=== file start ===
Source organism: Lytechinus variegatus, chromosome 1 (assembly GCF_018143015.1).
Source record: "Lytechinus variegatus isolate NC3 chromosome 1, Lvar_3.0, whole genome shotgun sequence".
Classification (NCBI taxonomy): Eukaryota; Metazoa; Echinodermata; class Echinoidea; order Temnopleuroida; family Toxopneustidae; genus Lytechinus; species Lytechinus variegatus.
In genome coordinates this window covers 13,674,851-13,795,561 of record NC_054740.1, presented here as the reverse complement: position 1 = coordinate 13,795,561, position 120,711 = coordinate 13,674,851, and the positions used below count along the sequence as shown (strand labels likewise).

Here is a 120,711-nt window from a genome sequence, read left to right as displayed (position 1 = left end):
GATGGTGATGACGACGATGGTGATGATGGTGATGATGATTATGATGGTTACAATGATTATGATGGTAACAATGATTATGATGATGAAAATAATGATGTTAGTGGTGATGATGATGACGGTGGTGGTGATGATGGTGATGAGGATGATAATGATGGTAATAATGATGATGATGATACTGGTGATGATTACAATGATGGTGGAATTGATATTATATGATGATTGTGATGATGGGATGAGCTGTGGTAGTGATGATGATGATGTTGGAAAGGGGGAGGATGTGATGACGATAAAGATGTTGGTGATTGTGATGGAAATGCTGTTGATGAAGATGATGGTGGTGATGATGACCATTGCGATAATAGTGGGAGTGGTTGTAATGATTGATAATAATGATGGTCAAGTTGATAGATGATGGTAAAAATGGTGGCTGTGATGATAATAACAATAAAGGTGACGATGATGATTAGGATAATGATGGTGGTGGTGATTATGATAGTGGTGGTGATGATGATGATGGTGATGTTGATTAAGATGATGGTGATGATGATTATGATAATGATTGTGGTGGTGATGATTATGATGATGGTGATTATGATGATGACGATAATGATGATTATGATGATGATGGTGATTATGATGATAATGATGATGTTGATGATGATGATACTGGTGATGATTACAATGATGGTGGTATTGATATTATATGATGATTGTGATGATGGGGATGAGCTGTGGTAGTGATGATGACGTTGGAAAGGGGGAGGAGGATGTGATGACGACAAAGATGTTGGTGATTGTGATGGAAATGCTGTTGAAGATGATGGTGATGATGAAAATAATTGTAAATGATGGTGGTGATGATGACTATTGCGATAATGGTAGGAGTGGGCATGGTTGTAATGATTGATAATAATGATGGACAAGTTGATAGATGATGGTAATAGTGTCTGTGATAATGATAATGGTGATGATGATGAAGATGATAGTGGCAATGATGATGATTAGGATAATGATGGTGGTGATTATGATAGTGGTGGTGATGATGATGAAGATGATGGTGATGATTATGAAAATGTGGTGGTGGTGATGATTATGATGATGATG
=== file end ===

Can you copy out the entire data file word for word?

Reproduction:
Source organism: Lytechinus variegatus, chromosome 1 (assembly GCF_018143015.1).
Source record: "Lytechinus variegatus isolate NC3 chromosome 1, Lvar_3.0, whole genome shotgun sequence".
Classification (NCBI taxonomy): Eukaryota; Metazoa; Echinodermata; class Echinoidea; order Temnopleuroida; family Toxopneustidae; genus Lytechinus; species Lytechinus variegatus.
In genome coordinates this window covers 13,674,851-13,795,561 of record NC_054740.1, presented here as the reverse complement: position 1 = coordinate 13,795,561, position 120,711 = coordinate 13,674,851, and the positions used below count along the sequence as shown (strand labels likewise).

Here is a 120,711-nt window from a genome sequence, read left to right as displayed (position 1 = left end):
GATGGTGATGACGACGATGGTGATGATGGTGATGATGATTATGATGGTTACAATGATTATGATGGTAACAATGATTATGATGATGAAAATAATGATGTTAGTGGTGATGATGATGACGGTGGTGGTGATGATGGTGATGAGGATGATAATGATGGTAATAATGATGATGATGATACTGGTGATGATTACAATGATGGTGGAATTGATATTATATGATGATTGTGATGATGGGATGAGCTGTGGTAGTGATGATGATGATGTTGGAAAGGGGGAGGATGTGATGACGATAAAGATGTTGGTGATTGTGATGGAAATGCTGTTGATGAAGATGATGGTGGTGATGATGACCATTGCGATAATAGTGGGAGTGGTTGTAATGATTGATAATAATGATGGTCAAGTTGATAGATGATGGTAAAAATGGTGGCTGTGATGATAATAACAATAAAGGTGACGATGATGATTAGGATAATGATGGTGGTGGTGATTATGATAGTGGTGGTGATGATGATGATGGTGATGTTGATTAAGATGATGGTGATGATGATTATGATAATGATTGTGGTGGTGATGATTATGATGATGGTGATTATGATGATGACGATAATGATGATTATGATGATGATGGTGATTATGATGATAATGATGATGTTGATGATGATGATACTGGTGATGATTACAATGATGGTGGTATTGATATTATATGATGATTGTGATGATGGGGATGAGCTGTGGTAGTGATGATGACGTTGGAAAGGGGGAGGAGGATGTGATGACGACAAAGATGTTGGTGATTGTGATGGAAATGCTGTTGAAGATGATGGTGATGATGAAAATAATTGTAAATGATGGTGGTGATGATGACTATTGCGATAATGGTAGGAGTGGGCATGGTTGTAATGATTGATAATAATGATGGACAAGTTGATAGATGATGGTAATAGTGTCTGTGATAATGATAATGGTGATGATGATGAAGATGATAGTGGCAATGATGATGATTAGGATAATGATGGTGGTGATTATGATAGTGGTGGTGATGATGATGAAGATGATGGTGATGATTATGAAAATGTGGTGGTGGTGATGATTATGATGATGATG